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Rafa, Roger and Novak mark Wimbledon intent


 

Originally published on: 26/02/10 14:13

The world’s top three players have each proven that their grass-court form is primed for Wimbledon by reaching the finals of their warm-up tournaments.

Immediately after reaching the latter stages of the French Open – Djokovic was knocked out in the semis by eventual champion Nadal, who beat Federer in the final – all three have quickly made the adjustment from slow clay courts to rapid, low-bouncing grass.

Rafael Nadal, now undisputedly among the clay court greats, reached the final of the Artois Championships for the first time this year. The best defender in the modern game is closer to completing his armoury on grass, decamping from his usual berth deep behind the baseline to a position higher up the court, and even looking to improve his net game.

His semi-final performance against Andy Roddick, the four-time champion and also a Wimbledon finalist, justified his top-seed status in the tournament. Roddick, beaten 7-5 6-4, could not get close to the Nadal, who earned a single break to take each set.

“I was pretty pleased with the way I hit the ball, but Rafael is just so match-sharp right now, I was fighting an uphill battle today.”

Even Bjorn Borg, the only player to win both Wimbledon and Roland Garros in the same season in the Open era, is tipping the Spaniard to go one better at Wimbledon this year after falling to Federer in the final for the past two years.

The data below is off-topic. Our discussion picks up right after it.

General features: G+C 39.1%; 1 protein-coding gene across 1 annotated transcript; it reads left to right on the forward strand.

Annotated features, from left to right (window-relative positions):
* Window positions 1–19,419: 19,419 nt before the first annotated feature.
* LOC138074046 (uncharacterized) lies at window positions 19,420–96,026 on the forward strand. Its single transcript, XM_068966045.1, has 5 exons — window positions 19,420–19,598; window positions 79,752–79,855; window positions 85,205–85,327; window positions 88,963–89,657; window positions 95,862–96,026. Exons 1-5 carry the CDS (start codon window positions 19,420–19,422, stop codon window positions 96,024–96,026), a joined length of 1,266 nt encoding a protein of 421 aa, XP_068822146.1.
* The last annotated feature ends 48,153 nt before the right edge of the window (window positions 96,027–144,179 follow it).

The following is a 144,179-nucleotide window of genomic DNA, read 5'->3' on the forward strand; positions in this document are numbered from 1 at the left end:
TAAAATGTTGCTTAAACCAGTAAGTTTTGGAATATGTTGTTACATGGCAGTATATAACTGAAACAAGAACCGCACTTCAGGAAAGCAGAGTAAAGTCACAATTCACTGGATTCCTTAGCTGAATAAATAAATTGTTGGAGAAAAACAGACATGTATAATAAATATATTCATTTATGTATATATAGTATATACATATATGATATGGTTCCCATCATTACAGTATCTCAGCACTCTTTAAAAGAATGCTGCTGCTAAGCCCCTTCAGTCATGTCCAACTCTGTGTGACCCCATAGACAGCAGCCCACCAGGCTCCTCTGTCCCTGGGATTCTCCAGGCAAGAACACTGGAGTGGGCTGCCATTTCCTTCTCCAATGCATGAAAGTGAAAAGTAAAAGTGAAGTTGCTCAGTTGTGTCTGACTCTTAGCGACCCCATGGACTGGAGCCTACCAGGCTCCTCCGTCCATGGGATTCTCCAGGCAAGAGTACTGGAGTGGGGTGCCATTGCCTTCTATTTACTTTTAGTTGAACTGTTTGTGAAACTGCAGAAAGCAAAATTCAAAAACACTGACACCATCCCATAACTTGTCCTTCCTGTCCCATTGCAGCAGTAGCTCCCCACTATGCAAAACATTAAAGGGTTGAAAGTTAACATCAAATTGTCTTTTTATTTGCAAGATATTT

Nadal would be the first Spanish player to win a grass court tournament since 1972 should he beat Novak Djokovic in Sunday’s final – not that such an outcome is a mere formality.

In contrast to Nadal, who has come through tough encounters with the likes of Roddick and Ivo Karlovic, the Serb has blitzed his way to the final. His 6-1 6-0 demolition of David Nalbandian in the other Artois semi-final was over so fast that the BBC was forced to re-run the Henman-Sampras final in order to fill the scheduling.

Djokovic looks a more natural player than Nadal on grass. While both play an all-court game, his instincts are more tuned to attacking earlier in the point than the Spaniard. There is more variety in his serve, and his volleys are more assured. On grass, the Djokovic slice is a key weapon against the likes of Nadal, who struggle to whip the ball back when it stays so low.

The on-court confidence of both Djokovic and Nadal will not have been higher prior to Wimbledon. Each comes into the tournament with a Grand Slam victory in 2008, and atop the ATP race. Irrespective of form, however, one man will always stand in their way – Roger Federer.

The Swiss might be enduing the hardest season of his career, from his bout of glandular fever to his routing in the French Open final, but his record on grass currently has no equal.

Federer will begin the defence of his Wimbledon title with 59 consecutive grass-court wins to his name. And after folding against Nadal in Paris, the world No.1 has responded in the most convincing fashion. Preparing as always at the previously unfashionable Gerry Weber Open in Halle, he reached the final without dropping one of his 39 service games.

But as Federer has stated himself, “Queen’s is not Wimbledon, Halle is not Wimbledon.”

There is no questioning that an in-form Federer is virtually untouchable on grass. No other player is as complete, as dangerous in defence as attack, from the baseline as at the net. His balletic movement and supernatural instincts, combined with the aura of invincibility he must feel on Centre Court – even if not elsewhere any more – have taken him to five previous titles.

So who do you pick? Nadal, the ever-improving nearly-man? Djokovic, the heir to the throne? Or Federer, the man rewriting history?

Roll on June 23.

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